The foods you should and shouldn’t eat can vary depending on the type of surgery and any medications you may be on so speak with your surgeon about your specific post-surgery dietary questions.

When Can I Take a Shower?

You may take a shower the day after surgery. Baths are typically fine the day after surgery if you desire. Make sure you have someone around to help you should you need assistance. If you are experiencing discomfort a sponge bath is a fine substitute.

How Should I Care For My Incisions?

Keep your abdominal incisions clean and dry. No special creams or ointments are needed. Your incisions are closed with a suture underneath your skin, which will dissolve on its own. It is then covered with a surgical-grade liquid band-aid. This protects the incision and will stay in place for up to two weeks or longer. The glue can be removed after two weeks by applying some Vaseline to the glue for several minutes and then using soap and water and gentle scrubbing with a washcloth after two weeks. A small amount of bleeding at the incision sites is not uncommon. If it persists, call your doctor. Once the glue is removed it is OK to apply Neosporin to the incisions if they are red or inflamed. If you notice sutures poking through the skin you can trim them with nail clippers and/or see your surgeon.

How Long Will I Have Bleeding After Surgery?

Vaginal spotting may last for several weeks after gynecological surgery. Call the office if you have heavy bleeding, increasing bleeding, a foul odor, or if you have urinary or rectal bleeding. Removal of ovarian cysts or other gynecological procedures may cause your period to come within a few days after surgery.

I Have Large Bruise Near My Incision, Is That Normal?

Some patients will develop bruises at the incision sites. The incision sites are made by “trocars”, a plastic sleeve that is used for access during the surgery for the camera and for instruments. Sometimes these trocars cut tiny vessels just beneath the skin that cause limited bleeding. Even under the best of circumstances, it is sometimes impossible to see these small vessels. A bruise will develop that will resolve. Those patients with very large masses or fibroids may also develop bleeding at the incisions that can be more extensive due to longer manipulation of the trocar sites. Rarely, this bleeding can be very extensive, leading to a large bruise that tracts to the groin area. Please note that this type of bleeding almost always resolves. Pain or warmth may develop from the blood under the skin. Use Motrin 600 mg every six hours or 800 mg every eight hours to relieve the pain.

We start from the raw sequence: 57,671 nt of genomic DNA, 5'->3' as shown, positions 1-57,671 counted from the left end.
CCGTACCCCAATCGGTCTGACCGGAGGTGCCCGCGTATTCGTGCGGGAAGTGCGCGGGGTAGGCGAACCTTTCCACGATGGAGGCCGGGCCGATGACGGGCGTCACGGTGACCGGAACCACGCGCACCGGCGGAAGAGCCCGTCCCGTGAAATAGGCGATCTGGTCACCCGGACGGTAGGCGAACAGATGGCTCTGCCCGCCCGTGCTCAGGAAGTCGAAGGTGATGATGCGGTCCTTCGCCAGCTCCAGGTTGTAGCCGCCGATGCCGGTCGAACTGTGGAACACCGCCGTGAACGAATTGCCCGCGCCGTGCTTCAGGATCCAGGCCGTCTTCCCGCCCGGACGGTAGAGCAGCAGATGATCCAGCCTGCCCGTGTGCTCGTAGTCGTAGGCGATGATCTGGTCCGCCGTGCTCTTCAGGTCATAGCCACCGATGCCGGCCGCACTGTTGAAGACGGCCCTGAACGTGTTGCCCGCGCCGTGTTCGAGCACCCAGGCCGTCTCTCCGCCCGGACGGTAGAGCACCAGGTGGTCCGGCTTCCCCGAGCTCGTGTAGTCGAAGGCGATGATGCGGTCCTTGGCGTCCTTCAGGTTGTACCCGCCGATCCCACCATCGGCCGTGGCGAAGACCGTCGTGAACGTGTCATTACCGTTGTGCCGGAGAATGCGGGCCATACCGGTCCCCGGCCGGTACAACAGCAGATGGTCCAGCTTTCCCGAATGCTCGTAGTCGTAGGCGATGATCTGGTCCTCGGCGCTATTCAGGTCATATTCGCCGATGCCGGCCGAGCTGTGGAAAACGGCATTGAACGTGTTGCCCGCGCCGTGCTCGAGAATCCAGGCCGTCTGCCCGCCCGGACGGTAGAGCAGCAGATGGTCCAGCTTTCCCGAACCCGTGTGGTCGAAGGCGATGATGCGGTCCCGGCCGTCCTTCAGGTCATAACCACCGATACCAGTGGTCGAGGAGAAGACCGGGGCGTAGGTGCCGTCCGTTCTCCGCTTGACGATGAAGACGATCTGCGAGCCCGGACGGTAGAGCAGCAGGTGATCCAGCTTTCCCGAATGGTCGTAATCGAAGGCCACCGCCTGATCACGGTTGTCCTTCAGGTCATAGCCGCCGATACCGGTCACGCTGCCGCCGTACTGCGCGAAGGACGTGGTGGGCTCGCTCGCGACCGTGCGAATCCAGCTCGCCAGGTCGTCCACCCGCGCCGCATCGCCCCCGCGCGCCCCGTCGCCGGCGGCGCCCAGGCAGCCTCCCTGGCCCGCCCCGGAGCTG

How Much Pain Will I Have After Surgery?

Incision – Pain around the incision sites is not uncommon, and will resolve over several days. Most patients describe pain as minimal or moderate, and will improve daily.

Pelvic and Rectal – Some patients describe pressure and pain with urination or with bowel movements. These symptoms resolve and are due to irritation to the rectum and bladder from the surgical procedure, and will resolve with time.

Chest and Shoulder – If you had laparoscopic surgery, the carbon dioxide gas used to insufflate the abdomen during the procedure (so the surgeon can see) will irritate the phrenic nerve in some patients, leading to mild to severe pain. This nerve tracks pain impulses from the lining of the chest cavity. The pain can occur during deep breaths. This resolves within two to three days, and is not worrisome. If the pain is extreme or does not resolve, a visit to the local ER is important to rule out other causes of chest pain, such as heart or lung issues.

Sore Throat – Some patients will have a sore throat from the tube that is placed during anesthesia. Throat lozenges or warm tea will help soothe the discomfort, and this will resolve within a few days.

General – Pain should resolve over time, and will get better every day. If pain persists or becomes worse, a visit to the ER at the hospital where the procedure was performed is recommended.

How Should I Manage My Pain After Surgery?

You will be given a prescription for Motrin and a narcotic (Percocet, Norco or Dilaudid) at the hospital prior to your discharge. To be effective, Motrin should be used in doses of 600 mg every six hours, or 800 mg every eight hours. Narcotics should be used sparingly since they will cause constipation. The first several days following surgery, most patients use mainly Motrin during the day, with use of a narcotic sometimes at night to help with sleep. Using a heating pad on the lower abdomen is safe. Coughing can be uncomfortable initially because of abdominal discomfort. Placing a pillow on the abdomen to support your abdomen while coughing can be helpful.